Josie Tipler – Pastel/Mixed Media Still Life Demonstration

Josie is fond of cubism and ‘wonky’. She works mainly in acrylics, pastels and pencil and does a lot of animal art commissions for which she takes her own photographs. She brought with her an eclectic mix of objects – her old teddy, a jig doll, a drum, a glass dish, a metallic dish, a green glass amphora and a glass
bauble. There were lots of challenges – metallic reflective, transparent and reflective glass, silky and plush fabrics and wooden surfaces.

These are some of the tips Josie gave:

  • Buy good quality pastels
  • Scrape back and then add highlights
  • Oil pastels are quite chunky so difficult to get details – use pencils to add these
  • Use chalk pastels for soft blended backgrounds and textured matt materials
  • Use oil pastels for hard surfaces – wood, glass, metal etc
  • Use blenders for chalk pastels not oils – useful for getting in the small gaps
  • Don’t put chalk pastels on top of oils
  • Any opaque paint will work with pastels – but gouache could crack
  • Black acrylic ink/ acrylic mix on a rigger flows well for details
  • Try ink over oil pastels for a transparent effect
  • She does not like fixatives as they can dull the picture
  • Brush or blow off loose powder gently
  • Mount as soon as possible using double mount with a gutter

Liz Seward’s Understanding Acrylics Workshop

Acrylic paint is a relatively new medium. It is ideal for new artists as mistakes can easily be remedied. Liz recommends buying good quality acrylics with less garish colours that mix well and produce better results. Get to know colours by making a colour wheel. Painting on a background colour has advantages. Liz used Liquitex Medium Magenta which gave a warm colour
for the background for one of her demonstration paintings.

At the end of the afternoon Liz called everyone together to do a plenary and to look at what we had all achieved. There was a fabulous variety of work and Liz praised everyone for achieving as much in the limited time available. This year the hall was only available to from 10 am – 2 pm.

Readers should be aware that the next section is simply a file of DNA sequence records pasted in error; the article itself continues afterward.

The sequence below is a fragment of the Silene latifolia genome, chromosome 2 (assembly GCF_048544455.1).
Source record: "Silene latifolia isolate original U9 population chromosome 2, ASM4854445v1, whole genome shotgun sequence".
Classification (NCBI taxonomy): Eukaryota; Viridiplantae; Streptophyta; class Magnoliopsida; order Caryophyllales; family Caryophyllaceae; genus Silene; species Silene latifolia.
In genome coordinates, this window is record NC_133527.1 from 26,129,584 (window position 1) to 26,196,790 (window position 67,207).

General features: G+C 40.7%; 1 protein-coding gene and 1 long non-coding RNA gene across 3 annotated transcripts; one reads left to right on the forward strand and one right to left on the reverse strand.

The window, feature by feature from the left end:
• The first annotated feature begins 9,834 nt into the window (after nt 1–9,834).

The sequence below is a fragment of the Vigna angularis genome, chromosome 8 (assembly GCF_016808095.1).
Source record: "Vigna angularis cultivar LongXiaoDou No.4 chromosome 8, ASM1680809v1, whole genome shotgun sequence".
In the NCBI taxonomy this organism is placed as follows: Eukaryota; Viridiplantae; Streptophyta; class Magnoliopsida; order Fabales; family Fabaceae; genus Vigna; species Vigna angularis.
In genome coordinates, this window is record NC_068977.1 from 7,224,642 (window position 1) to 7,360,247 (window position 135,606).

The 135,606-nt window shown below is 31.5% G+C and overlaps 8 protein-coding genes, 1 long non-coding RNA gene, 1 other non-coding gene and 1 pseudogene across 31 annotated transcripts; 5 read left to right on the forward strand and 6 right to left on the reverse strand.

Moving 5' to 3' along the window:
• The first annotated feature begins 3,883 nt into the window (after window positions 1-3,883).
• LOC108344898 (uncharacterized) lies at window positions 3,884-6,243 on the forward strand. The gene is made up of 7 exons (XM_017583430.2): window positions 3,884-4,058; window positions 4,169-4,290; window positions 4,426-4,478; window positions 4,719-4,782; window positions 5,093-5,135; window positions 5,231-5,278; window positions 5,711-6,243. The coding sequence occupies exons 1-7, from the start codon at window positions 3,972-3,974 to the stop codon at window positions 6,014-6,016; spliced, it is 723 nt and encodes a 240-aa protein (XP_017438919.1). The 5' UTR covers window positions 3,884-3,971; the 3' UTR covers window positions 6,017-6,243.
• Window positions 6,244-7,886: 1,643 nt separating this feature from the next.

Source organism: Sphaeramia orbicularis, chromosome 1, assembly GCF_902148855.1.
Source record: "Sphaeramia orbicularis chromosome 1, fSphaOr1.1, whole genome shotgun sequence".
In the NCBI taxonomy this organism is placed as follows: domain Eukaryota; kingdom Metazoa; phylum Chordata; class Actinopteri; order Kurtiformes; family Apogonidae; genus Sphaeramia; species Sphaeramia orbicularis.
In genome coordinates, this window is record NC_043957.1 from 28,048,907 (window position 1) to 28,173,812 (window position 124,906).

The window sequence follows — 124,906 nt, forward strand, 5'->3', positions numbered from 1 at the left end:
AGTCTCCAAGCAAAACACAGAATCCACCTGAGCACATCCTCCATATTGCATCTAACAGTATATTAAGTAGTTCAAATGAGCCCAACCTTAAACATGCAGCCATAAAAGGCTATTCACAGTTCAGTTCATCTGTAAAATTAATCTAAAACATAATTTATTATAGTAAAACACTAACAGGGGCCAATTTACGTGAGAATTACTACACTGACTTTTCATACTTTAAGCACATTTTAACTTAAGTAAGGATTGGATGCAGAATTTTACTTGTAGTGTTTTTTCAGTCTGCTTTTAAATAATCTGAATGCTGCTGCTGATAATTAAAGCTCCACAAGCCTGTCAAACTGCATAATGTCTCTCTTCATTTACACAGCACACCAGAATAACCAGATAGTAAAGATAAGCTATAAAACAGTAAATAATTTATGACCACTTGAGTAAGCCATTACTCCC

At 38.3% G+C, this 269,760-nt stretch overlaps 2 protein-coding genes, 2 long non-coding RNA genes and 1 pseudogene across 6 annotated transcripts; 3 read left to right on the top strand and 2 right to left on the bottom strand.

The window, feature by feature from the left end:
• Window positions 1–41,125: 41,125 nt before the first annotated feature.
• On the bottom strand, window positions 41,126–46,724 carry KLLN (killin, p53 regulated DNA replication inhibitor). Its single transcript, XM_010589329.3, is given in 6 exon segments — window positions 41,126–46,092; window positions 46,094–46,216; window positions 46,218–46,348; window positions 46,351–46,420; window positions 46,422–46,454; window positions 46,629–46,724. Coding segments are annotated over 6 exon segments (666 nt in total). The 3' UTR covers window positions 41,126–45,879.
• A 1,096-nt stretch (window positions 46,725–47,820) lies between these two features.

David Whyte – Acrylic Seascapes Workshop

Dave White began the evening by saying “I paint for a living”. It was clear from the way that he had set out his work and his books that he makes a good living from his art. He exhibits annually at Crufts Dog Show where on a good year he can have £4,000 worth of commissions. He explained that he was a finance director for 30 years with Flagship which runs Navy Training Centres until fourteen years ago he discovered he could paint when he helped his daughter with her project “Moving Water” which she had to paint for school.

Here are some of the tips he gave during his demonstration:

  • Use the golden ratio for composition.
  • Make the focal point the height of the viewer’s eye.
  • Sea needs transparency and opacity, blue ultramarine is usually transparent, Hooker’s green usually opaque.
  • Use greys and purples for the under shadow of white waves.
  • The waves should conform to the lines of perspective.
  • The sand and the foam on the beach also follow the lines of perspective.

In Memoriam -David Painting

David Painting, a long-standing member and past Chairman of FCSA very sadly passed away recently. His funeral on Monday 19th May was attended by several members of the art society. He succeeded Liz Seward as Chairman in 1992 and he will be remembered as a very popular chairman with an impish sense of humour, a refreshing down to earth approach and a penchant for practical jokes.